At Germany-based N26, it costs 1.7 percent to withdraw cash abroad with the standard account, while it’s free with premium accounts. But spending in foreign currency with your card is free and unlimited. So if you travel a lot, it’s a good idea to top up your account and just use it.
Wise is a UK based card but you can get one online for €7. It’s free to withdraw up to €200 per month abroad; more than that is charged at 1.75 cents plus 50 cents each time. The foreign exchange conversion fee is small compared to banks for purchases. Currently €1,000 in GBP or USD is charged at €4.65.
The humble post office offers a preloaded currency card from Mastercard for use abroad.
Depending on the country you are in, there is a fixed fee for ATM withdrawals. It is €2.50 for the Eurozone, £1.50 for the UK and $2.50 for the US.
However, you can preload up to €10,000 in the currency you will be spending in (there are 16 available) on your debit card at your post office, so there are no extra charges when making purchases abroad.
The absolute most expensive way to buy foreign currency is from a street kiosk in the city you are visiting. Ignore all those “commission free” signs. Who needs a commission when the exchange rate is three times that of a bank? By the way, who needs cash?
If you’re strapped for any reason, always ask for the calculated rate and then look it up in an app like XE or MyCurrency, which you’ll of course have downloaded in advance. Anything over a few percentage points and you’ll be ripped off.
Travel tips for your finances
Eight of the 27 EU countries are not part of the euro zone: Bulgaria, Denmark, Hungary, Poland, Croatia, the Czech Republic, Romania and Sweden. If you are planning to travel there or to any country outside the Eurozone, there will be fees and charges for your money. This is how you keep your holiday expenses under control.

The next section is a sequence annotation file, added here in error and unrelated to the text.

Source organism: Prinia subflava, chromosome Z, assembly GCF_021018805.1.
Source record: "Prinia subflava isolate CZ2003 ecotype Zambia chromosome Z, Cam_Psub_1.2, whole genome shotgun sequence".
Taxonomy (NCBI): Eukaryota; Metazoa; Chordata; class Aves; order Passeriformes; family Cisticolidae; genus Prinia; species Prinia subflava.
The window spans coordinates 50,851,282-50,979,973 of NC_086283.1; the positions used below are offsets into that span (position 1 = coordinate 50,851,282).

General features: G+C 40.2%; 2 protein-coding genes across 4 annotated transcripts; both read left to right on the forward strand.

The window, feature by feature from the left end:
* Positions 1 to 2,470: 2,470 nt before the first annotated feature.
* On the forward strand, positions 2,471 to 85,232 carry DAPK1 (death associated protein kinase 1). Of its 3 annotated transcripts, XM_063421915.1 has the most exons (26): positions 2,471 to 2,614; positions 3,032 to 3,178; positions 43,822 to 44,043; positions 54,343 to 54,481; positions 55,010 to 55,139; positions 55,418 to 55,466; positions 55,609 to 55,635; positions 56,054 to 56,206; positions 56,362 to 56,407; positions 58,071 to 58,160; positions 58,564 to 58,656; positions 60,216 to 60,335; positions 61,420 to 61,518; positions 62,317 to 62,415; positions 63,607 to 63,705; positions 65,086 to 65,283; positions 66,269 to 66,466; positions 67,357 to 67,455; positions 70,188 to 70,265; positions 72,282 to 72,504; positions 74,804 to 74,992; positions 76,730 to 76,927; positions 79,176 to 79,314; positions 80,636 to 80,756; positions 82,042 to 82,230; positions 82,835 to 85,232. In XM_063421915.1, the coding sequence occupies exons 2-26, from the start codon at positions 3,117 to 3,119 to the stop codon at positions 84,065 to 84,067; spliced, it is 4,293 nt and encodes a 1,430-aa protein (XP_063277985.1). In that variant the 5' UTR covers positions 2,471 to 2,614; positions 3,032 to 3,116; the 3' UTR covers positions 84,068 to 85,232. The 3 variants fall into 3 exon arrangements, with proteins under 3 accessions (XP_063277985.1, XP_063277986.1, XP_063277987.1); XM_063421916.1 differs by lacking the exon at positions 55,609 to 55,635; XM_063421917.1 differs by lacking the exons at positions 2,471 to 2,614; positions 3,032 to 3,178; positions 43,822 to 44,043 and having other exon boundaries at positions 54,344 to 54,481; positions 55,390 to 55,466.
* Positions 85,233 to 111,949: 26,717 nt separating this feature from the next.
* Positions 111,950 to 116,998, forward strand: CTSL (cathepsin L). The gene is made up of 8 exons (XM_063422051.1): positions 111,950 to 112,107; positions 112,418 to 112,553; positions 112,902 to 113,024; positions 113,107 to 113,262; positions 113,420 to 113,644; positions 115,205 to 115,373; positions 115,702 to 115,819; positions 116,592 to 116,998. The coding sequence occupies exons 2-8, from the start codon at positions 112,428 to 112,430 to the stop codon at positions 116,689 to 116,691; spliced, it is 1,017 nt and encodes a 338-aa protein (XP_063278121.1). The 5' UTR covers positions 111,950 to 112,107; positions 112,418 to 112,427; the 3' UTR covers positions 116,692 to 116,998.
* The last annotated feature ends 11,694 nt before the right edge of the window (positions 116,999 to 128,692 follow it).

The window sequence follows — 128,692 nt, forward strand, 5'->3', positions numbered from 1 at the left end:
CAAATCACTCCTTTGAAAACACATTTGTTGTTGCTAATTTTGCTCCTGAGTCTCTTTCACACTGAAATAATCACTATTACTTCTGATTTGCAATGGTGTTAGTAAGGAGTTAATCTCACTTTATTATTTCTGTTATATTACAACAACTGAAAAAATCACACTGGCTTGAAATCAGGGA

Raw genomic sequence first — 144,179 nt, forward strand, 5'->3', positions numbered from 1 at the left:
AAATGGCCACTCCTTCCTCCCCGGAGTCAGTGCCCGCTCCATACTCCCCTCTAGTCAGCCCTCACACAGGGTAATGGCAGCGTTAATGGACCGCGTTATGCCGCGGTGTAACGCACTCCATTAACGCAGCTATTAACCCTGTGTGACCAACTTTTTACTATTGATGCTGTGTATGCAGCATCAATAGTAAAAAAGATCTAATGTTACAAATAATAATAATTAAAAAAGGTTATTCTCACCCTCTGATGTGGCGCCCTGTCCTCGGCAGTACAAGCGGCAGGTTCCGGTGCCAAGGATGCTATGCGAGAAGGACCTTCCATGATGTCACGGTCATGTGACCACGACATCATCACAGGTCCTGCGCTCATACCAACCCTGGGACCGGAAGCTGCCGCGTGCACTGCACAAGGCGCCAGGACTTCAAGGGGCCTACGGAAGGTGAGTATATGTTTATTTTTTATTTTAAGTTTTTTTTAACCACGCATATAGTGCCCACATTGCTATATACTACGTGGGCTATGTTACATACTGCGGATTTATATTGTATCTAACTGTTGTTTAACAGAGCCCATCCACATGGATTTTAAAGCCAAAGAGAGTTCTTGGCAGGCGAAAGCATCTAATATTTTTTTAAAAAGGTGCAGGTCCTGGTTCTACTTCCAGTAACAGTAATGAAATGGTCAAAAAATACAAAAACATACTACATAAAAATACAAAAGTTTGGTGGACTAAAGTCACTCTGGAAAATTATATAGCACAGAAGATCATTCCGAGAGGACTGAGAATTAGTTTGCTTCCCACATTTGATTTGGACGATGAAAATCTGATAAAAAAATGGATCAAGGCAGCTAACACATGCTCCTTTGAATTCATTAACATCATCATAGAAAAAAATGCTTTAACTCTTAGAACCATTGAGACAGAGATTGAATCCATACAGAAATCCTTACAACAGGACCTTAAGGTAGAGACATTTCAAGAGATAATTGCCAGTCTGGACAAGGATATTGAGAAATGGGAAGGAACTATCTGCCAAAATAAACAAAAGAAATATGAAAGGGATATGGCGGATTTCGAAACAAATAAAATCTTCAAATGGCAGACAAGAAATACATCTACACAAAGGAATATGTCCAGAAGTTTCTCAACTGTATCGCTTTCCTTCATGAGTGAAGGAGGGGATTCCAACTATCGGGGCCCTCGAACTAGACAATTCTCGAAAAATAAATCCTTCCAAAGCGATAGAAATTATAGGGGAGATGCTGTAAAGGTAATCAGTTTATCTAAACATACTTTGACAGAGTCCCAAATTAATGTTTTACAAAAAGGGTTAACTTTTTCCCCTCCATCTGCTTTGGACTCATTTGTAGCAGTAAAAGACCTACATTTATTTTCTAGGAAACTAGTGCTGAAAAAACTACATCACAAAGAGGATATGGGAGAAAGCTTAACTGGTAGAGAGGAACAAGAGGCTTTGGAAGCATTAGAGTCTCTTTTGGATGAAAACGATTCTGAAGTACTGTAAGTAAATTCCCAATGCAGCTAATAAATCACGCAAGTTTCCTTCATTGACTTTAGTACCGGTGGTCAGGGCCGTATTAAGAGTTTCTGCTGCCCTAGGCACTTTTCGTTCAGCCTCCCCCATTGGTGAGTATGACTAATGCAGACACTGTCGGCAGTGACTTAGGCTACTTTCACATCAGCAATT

- Always use your debit card and not your credit card to withdraw cash. This is true at home, but even more so abroad. You’ll be charged a fortune for the privilege, but less if it’s your own money. Credit card interest accrues from the day you withdraw cash or make purchases.
- While Irish banks are not allowed to charge ATM fees, different rules apply elsewhere, even in the Eurozone. It’s not uncommon to get hit for €3 or more per withdrawal, so always check.
- Cashback is the cheapest way to get money where shops offer it. This is because the €100 refund fees are cheaper when buying in store than when withdrawing from an ATM.
- When withdrawing cash abroad, always decline the “currency conversion” option. It will offer a terrible exchange rate as it builds a buffer against currency fluctuations that can be as high as 5 percent. Always opt for direct conversion into local currency and let your own bank do the calculations, which are done at the daily interbank rate.
- Avoid exchange offices on the street abroad. “Commission-free” does not mean fee-free.
https://www.independent.ie/business/personal-finance/cash-at-the-ready-how-to-avoid-a-foreign-exchange-rip-off-41788052.html Have cash ready: How to avoid a foreign exchange rip-off